Strain: The kind of weed that completely evaporates the minute some shit pops off.
4) Street Wiz — 4/20 Vision 3
Street Wiz is not Wiz Khalifa. He’s a weed carrier in Currensy’s New Orleans-based Jet Life crew. The movie he uses to frame his third annual 4/20 tape is Blow, and he sounds like Juicy J on a lot of it.
There are no listed features, but there are other rappers here. Then again, Street Wiz sounded like Slim Thug and Wiz Khalifa in his other 4/20 mixtapes, so maybe it’s all him. As a three-year veteran in the 4/20 mixtape game, he sticks to the theme well by mentioning he smokes weed a rotund amount. The tape sounds best when S. Wiz (the name on his jersey for Currensy’s rec team) changes up his flow or when it sounds like someone else is rapping.
Strain: The kind of weed where you run out of ideas and fall into a groove, like a pregame turning into the whole night because you found enough ingredients to make a decent sandwich. Call it a day.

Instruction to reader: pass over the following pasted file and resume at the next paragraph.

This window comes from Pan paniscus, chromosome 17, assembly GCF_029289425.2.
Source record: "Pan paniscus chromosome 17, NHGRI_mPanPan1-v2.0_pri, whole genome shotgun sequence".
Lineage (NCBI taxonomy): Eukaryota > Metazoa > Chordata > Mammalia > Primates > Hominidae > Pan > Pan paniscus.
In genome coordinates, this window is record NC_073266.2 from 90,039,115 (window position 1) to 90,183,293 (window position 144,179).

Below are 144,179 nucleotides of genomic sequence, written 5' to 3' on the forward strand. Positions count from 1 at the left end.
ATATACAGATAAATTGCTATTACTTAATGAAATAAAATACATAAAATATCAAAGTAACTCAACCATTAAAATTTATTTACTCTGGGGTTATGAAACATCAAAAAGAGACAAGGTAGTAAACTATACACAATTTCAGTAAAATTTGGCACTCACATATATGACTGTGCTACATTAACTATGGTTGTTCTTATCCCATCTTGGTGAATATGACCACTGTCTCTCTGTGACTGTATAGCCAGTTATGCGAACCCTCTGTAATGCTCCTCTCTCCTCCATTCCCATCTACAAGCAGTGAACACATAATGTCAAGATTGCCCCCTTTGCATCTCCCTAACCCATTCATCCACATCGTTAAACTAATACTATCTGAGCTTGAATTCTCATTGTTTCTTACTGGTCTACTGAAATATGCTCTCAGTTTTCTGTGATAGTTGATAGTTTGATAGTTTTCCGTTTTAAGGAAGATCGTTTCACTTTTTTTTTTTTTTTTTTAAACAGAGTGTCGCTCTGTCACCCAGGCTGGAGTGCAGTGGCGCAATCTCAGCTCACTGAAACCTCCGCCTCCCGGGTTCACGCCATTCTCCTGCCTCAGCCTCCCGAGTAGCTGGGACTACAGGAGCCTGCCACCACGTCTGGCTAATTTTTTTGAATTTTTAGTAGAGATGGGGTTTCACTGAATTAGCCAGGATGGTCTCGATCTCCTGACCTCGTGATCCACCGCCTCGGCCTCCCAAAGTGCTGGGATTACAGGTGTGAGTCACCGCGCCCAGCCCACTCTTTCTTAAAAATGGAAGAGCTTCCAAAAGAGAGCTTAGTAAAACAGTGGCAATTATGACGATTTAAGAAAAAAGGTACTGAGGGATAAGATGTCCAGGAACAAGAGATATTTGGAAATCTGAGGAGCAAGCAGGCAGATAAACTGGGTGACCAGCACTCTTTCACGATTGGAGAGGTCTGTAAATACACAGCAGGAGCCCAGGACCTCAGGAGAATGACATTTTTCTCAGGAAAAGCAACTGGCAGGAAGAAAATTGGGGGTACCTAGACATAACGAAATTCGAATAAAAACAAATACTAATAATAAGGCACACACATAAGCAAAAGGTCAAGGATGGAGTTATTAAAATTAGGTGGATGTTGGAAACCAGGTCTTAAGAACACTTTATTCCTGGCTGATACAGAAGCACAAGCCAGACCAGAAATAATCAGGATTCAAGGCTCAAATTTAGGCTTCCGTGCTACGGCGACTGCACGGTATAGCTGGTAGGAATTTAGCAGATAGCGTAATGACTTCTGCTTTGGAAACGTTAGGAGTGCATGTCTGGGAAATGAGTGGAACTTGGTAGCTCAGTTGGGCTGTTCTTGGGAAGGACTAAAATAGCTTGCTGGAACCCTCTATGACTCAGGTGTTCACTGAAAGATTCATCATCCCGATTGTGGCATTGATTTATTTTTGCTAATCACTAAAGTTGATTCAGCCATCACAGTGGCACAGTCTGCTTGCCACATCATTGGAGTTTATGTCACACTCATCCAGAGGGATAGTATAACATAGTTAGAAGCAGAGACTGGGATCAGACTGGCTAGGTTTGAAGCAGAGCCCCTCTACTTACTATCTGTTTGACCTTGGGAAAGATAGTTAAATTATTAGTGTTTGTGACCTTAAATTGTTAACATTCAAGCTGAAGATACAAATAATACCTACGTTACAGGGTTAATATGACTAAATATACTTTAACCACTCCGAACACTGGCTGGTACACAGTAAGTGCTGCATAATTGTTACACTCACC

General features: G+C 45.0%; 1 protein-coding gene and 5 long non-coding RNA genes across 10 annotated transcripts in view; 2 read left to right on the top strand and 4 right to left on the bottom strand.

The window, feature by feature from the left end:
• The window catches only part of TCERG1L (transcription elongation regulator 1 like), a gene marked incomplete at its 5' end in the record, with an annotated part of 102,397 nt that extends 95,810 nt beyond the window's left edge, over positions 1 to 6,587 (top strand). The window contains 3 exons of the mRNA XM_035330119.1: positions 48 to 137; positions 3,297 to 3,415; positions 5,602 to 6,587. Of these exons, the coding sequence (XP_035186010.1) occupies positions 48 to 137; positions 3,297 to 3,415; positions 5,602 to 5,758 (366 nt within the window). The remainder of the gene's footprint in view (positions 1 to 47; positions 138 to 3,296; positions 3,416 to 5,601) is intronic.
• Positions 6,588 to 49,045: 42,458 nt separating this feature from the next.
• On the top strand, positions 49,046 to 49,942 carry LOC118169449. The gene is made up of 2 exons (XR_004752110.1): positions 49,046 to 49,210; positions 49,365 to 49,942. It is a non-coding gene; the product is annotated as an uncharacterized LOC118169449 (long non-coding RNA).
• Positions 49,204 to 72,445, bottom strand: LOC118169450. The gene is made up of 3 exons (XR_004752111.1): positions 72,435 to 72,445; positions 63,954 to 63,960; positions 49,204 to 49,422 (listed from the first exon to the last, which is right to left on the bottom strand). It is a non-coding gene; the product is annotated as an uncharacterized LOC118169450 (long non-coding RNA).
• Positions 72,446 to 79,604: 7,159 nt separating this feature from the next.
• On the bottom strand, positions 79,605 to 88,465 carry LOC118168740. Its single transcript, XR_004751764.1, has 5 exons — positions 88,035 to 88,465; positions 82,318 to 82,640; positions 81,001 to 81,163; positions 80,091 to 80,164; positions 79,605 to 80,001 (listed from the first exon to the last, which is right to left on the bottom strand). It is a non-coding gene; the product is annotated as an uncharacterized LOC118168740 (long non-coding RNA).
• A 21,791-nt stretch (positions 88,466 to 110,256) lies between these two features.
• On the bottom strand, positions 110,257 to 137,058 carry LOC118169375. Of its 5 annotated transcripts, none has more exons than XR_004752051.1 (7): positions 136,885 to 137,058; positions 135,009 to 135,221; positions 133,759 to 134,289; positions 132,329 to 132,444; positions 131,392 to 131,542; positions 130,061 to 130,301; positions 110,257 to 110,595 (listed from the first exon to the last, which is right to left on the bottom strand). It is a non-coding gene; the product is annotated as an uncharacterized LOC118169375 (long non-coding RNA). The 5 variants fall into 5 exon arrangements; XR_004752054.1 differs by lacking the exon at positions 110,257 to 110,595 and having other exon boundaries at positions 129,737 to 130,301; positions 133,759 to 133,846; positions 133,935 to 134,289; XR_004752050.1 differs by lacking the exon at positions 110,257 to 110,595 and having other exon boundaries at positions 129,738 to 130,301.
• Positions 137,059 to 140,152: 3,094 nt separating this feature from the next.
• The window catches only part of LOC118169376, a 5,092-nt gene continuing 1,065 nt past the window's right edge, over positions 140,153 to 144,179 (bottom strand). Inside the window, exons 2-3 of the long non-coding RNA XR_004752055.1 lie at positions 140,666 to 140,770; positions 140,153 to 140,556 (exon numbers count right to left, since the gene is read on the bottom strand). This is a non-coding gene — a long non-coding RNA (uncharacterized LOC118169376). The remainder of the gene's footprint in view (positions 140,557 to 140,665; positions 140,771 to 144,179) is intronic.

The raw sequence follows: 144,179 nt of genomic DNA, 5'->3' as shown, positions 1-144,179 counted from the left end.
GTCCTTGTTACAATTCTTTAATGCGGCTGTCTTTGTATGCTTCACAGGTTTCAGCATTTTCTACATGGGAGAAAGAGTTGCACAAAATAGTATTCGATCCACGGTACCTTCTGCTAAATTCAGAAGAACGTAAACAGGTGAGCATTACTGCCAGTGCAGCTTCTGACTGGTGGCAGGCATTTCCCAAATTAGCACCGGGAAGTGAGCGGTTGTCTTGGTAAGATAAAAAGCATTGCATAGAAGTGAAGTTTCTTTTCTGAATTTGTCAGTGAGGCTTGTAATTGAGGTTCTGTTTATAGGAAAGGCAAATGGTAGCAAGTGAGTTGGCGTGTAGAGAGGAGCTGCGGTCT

5) Oun-P — Medication
Oun-P (pronounced Oon P) got on MTV the same way he did on 106th & Park’s Freestyle Friday, but he’s singing a lot on this Medication tape. He’s a battle rapper from the Bronx, and there are parts on the tape where the weed wears off and Oun-P’s temper flares somewhere between Dipset’s pseudo-dictatorship threats and Fabolous’s punchlines. On the other hand, he gets high enough to bust out the Auto-Tune on one track and get his Dom Kennedy on with another.
When Oun-P finds a combination of West Coast everyman rapper and East Coast street rapper, the results are downright interesting. But when the Drake and Wiz Khalifa influences get too obvious, it’s just tiring retread. There’s a lot of bad melodies and tedious weed talk. He even uses the Makonnen “Tuesday” chorus to frame a verse of his ode to marijuana, “Marijuana.”
Strain: The kind of weed where you feel yourself a little too much and sing along to the Weeknd even though everyone has already told you you can’t hit that high tenor.
Illustration by Max Fleishman